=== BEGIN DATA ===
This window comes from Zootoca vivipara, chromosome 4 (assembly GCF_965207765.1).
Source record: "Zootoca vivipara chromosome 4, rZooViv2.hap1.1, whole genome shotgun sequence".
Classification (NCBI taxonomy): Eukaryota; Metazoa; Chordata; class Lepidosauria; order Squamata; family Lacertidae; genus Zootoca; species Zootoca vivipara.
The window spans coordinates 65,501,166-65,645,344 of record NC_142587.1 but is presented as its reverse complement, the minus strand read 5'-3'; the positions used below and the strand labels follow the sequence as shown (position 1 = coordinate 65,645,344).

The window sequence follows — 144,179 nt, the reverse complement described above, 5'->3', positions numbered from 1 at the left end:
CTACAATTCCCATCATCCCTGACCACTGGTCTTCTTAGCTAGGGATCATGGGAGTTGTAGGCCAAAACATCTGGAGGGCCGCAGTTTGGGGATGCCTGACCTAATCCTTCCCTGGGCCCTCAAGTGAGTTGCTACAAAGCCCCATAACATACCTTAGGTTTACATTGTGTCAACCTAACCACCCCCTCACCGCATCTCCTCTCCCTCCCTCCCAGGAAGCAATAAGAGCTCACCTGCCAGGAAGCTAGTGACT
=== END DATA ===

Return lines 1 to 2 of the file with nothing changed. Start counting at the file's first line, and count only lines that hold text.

This window comes from Zootoca vivipara, chromosome 4 (assembly GCF_965207765.1).
Source record: "Zootoca vivipara chromosome 4, rZooViv2.hap1.1, whole genome shotgun sequence".